MADISON (WKOW) -- Henry Gaylord isn't your typical 17-year-old.
"He really rolls up his sleeves and gets things done and digs into the deep issues to help get things done for people. He's amazing," says Renee Moe, Executive Vice President of Resource Development and Marketing at the United Way of Dane County.
Henry started volunteering freshman year, on the By Youth, For Youth committee, through the United Way.
"We decide, deliberate and distribute up to $32,000 annually to youth programs and youth groups," says Henry.
And he really stood out to leaders at United Way.
"He really figures out 'What can I do? How does this learning, how does this exposure to the community help me think differently about my place in the world? Help societies and communities change?" says Moe.
So, they put him on their board of directors.
"I was given this incredible opportunity to have a voice," says Henry.
He has spent countless volunteer hours, researching the issues that affect his peers and educating them.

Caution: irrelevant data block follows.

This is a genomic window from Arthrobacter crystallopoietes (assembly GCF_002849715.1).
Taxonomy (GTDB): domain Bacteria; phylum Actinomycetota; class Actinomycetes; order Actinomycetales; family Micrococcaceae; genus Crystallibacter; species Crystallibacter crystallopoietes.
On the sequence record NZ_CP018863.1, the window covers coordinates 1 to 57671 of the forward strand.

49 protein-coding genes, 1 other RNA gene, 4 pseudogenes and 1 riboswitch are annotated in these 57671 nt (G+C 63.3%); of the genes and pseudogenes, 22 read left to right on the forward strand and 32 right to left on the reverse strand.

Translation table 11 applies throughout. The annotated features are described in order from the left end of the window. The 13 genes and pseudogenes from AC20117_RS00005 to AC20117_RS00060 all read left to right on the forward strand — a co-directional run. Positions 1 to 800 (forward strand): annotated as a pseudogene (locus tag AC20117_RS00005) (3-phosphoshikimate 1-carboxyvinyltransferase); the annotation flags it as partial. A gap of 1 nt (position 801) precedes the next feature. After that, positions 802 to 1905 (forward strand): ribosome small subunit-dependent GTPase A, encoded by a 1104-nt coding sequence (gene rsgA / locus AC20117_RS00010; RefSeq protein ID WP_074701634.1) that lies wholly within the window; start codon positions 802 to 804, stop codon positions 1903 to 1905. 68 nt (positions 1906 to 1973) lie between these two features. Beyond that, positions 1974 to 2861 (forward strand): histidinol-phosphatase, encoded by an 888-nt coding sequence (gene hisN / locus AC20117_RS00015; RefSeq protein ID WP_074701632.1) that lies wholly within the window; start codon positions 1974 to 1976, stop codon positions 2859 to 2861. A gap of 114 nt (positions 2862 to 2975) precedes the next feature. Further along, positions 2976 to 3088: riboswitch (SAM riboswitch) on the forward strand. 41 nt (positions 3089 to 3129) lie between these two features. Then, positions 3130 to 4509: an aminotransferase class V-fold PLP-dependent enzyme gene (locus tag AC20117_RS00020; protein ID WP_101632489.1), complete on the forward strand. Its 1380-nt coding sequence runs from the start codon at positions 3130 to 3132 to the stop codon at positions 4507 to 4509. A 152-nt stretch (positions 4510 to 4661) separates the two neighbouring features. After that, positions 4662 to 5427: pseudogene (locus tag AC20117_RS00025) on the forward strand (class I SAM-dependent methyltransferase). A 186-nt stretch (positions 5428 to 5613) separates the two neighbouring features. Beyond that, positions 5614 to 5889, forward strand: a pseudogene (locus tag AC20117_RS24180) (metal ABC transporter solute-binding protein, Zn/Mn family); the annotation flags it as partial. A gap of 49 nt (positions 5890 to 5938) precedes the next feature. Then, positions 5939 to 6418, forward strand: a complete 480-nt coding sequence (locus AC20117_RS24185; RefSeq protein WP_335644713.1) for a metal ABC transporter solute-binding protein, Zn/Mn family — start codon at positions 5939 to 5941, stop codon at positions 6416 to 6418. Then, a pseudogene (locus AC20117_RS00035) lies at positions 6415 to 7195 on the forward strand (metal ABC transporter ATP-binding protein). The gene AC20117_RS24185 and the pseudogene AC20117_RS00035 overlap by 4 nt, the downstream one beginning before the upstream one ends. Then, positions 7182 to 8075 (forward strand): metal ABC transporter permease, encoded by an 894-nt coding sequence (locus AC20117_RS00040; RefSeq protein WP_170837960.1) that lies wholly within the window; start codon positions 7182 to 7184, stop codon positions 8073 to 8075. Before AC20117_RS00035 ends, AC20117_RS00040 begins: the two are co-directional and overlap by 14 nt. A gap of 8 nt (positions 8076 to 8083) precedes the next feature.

"I kept talking to them about the community and what's happening with United Way and our community and they started giving their insight and their perspective."
He would take what he learned back to the board and help develop ways to implement changes in education, address health issues in young people and tackle poverty.
"What do we have for our homeless youth? What protections do we have? What else do we need to protect our very vulnerable citizens in our community?"
Henry wasn't only working hard for his community, he was also working hard in school, enough to graduate a year early.
He decided to take a year off to continue volunteering.
But, the United Way had a surprise for him.
Henry's volunteer work for them was so impactful, they offered him a salaried position as a loaned executive.
"I will be representing United Way in our community and working with our partners and organizations to help raise awareness of what we are doing and gather community support."
"He's added so much value in terms of compassion and heart and intelligence and I think really helped the board members understand that youth have a very important voice," says Moe.
"Our community's success kind of lives or dies with the next generation," says Henry.
Once he does head off to college, he plans to major in political science or community and non profit leadership.